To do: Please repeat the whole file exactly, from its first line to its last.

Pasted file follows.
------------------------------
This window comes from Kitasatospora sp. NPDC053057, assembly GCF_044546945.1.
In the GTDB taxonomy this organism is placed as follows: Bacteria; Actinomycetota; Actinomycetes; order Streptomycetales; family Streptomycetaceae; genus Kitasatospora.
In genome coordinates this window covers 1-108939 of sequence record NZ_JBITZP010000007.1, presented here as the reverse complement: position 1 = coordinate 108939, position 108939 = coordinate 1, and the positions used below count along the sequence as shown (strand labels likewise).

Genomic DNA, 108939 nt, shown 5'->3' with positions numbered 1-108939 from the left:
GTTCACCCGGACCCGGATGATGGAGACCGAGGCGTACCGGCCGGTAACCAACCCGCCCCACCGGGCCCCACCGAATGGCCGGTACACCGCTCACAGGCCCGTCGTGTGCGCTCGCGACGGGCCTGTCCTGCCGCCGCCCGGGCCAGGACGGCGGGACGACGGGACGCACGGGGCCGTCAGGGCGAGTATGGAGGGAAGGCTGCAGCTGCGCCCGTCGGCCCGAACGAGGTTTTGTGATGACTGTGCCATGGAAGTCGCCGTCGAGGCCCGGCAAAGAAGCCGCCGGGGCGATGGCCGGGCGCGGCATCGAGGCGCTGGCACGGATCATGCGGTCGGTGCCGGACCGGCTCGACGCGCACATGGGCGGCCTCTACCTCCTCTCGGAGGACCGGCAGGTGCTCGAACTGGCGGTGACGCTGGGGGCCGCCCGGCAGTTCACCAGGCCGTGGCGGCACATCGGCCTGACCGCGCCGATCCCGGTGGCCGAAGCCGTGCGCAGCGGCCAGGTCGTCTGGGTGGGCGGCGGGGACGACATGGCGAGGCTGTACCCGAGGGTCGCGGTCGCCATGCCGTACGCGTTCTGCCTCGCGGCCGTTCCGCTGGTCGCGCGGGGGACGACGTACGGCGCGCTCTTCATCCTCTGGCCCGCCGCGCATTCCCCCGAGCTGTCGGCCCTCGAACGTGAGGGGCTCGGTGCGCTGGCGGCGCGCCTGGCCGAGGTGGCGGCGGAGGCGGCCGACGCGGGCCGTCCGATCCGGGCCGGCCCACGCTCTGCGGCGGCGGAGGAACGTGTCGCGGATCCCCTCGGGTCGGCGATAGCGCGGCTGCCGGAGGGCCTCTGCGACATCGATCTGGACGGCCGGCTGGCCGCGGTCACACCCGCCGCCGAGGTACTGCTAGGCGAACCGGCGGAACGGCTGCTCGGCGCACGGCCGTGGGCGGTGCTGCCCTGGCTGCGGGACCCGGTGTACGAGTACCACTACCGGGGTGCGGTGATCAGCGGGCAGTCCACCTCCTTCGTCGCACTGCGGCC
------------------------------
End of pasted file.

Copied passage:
This window comes from Kitasatospora sp. NPDC053057, assembly GCF_044546945.1.
In the GTDB taxonomy this organism is placed as follows: Bacteria; Actinomycetota; Actinomycetes; order Streptomycetales; family Streptomycetaceae; genus Kitasatospora.
In genome coordinates this window covers 1-108939 of sequence record NZ_JBITZP010000007.1, presented here as the reverse complement: position 1 = coordinate 108939, position 108939 = coordinate 1, and the positions used below count along the sequence as shown (strand labels likewise).

Genomic DNA, 108939 nt, shown 5'->3' with positions numbered 1-108939 from the left:
GTTCACCCGGACCCGGATGATGGAGACCGAGGCGTACCGGCCGGTAACCAACCCGCCCCACCGGGCCCCACCGAATGGCCGGTACACCGCTCACAGGCCCGTCGTGTGCGCTCGCGACGGGCCTGTCCTGCCGCCGCCCGGGCCAGGACGGCGGGACGACGGGACGCACGGGGCCGTCAGGGCGAGTATGGAGGGAAGGCTGCAGCTGCGCCCGTCGGCCCGAACGAGGTTTTGTGATGACTGTGCCATGGAAGTCGCCGTCGAGGCCCGGCAAAGAAGCCGCCGGGGCGATGGCCGGGCGCGGCATCGAGGCGCTGGCACGGATCATGCGGTCGGTGCCGGACCGGCTCGACGCGCACATGGGCGGCCTCTACCTCCTCTCGGAGGACCGGCAGGTGCTCGAACTGGCGGTGACGCTGGGGGCCGCCCGGCAGTTCACCAGGCCGTGGCGGCACATCGGCCTGACCGCGCCGATCCCGGTGGCCGAAGCCGTGCGCAGCGGCCAGGTCGTCTGGGTGGGCGGCGGGGACGACATGGCGAGGCTGTACCCGAGGGTCGCGGTCGCCATGCCGTACGCGTTCTGCCTCGCGGCCGTTCCGCTGGTCGCGCGGGGGACGACGTACGGCGCGCTCTTCATCCTCTGGCCCGCCGCGCATTCCCCCGAGCTGTCGGCCCTCGAACGTGAGGGGCTCGGTGCGCTGGCGGCGCGCCTGGCCGAGGTGGCGGCGGAGGCGGCCGACGCGGGCCGTCCGATCCGGGCCGGCCCACGCTCTGCGGCGGCGGAGGAACGTGTCGCGGATCCCCTCGGGTCGGCGATAGCGCGGCTGCCGGAGGGCCTCTGCGACATCGATCTGGACGGCCGGCTGGCCGCGGTCACACCCGCCGCCGAGGTACTGCTAGGCGAACCGGCGGAACGGCTGCTCGGCGCACGGCCGTGGGCGGTGCTGCCCTGGCTGCGGGACCCGGTGTACGAGTACCACTACCGGGGTGCGGTGATCAGCGGGCAGTCCACCTCCTTCGTCGCACTGCGGCC